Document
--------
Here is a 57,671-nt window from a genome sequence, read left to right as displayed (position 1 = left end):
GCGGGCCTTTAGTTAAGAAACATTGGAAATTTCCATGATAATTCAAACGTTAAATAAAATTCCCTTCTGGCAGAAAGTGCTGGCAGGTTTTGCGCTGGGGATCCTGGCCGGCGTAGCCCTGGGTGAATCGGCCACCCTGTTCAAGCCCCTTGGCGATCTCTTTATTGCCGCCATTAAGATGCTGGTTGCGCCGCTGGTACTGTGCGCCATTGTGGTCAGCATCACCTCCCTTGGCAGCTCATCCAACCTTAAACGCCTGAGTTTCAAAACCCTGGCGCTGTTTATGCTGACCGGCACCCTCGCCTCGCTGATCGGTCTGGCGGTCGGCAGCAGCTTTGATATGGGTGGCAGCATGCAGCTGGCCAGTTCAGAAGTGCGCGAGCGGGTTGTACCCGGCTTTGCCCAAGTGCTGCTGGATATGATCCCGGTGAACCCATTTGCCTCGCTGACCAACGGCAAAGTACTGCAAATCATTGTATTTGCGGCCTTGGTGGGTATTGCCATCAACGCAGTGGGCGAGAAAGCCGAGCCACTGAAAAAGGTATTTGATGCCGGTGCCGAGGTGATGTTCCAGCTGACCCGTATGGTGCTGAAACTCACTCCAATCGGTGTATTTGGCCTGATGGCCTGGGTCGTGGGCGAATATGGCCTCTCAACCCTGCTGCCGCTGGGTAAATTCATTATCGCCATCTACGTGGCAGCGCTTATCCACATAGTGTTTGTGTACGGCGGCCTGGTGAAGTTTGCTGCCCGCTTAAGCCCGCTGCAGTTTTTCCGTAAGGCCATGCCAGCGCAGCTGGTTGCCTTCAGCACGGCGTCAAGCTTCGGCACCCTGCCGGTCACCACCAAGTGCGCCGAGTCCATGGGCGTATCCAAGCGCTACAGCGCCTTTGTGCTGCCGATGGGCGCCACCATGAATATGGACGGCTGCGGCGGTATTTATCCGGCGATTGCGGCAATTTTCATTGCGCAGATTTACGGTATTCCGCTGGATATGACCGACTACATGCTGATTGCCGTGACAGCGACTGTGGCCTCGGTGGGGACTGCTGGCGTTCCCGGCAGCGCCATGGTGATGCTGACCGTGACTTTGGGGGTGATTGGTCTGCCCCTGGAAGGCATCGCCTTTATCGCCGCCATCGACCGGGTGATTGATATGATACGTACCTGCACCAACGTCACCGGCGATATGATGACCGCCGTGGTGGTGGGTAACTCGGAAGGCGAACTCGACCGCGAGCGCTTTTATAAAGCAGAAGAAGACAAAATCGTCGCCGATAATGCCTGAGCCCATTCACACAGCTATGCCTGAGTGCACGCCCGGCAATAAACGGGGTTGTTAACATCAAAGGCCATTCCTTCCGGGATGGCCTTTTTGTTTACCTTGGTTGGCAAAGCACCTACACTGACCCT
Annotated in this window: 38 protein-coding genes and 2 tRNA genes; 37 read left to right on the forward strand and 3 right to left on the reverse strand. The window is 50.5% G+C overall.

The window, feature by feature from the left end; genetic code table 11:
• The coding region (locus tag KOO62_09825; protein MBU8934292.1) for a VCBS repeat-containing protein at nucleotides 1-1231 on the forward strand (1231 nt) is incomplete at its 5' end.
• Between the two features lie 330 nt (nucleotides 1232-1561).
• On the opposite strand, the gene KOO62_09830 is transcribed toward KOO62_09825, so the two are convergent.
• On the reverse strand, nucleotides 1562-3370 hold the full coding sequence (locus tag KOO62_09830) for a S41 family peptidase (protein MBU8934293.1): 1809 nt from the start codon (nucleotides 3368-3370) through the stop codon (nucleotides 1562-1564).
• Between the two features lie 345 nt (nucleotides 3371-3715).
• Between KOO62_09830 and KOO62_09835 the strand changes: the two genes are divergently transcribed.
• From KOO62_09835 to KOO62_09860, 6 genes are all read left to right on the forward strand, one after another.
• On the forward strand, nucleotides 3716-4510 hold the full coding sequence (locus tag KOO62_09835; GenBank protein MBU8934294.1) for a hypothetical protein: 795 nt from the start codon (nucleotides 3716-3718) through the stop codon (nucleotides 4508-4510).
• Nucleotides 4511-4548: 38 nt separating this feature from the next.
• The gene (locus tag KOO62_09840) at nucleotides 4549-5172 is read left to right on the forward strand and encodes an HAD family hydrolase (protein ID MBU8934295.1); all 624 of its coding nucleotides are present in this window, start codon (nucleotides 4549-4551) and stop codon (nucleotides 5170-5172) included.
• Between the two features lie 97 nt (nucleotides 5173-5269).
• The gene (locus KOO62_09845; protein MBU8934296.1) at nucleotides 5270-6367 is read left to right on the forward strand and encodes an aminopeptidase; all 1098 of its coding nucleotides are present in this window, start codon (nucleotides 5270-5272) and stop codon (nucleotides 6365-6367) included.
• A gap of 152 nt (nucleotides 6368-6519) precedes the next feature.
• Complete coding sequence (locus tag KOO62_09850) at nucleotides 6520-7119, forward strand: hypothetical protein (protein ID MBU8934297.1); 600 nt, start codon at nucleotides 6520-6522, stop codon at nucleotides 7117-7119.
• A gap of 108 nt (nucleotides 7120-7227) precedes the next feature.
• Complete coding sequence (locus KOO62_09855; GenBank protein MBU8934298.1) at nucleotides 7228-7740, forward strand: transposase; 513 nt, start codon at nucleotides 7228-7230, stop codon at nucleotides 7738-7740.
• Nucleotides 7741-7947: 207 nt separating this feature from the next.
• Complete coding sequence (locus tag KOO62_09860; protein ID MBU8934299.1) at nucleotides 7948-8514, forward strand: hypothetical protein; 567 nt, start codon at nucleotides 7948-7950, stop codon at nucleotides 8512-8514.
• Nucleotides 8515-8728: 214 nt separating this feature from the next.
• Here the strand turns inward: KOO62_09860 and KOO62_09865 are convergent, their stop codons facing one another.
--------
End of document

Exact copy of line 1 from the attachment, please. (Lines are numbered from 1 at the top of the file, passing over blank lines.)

Here is a 57,671-nt window from a genome sequence, read left to right as displayed (position 1 = left end):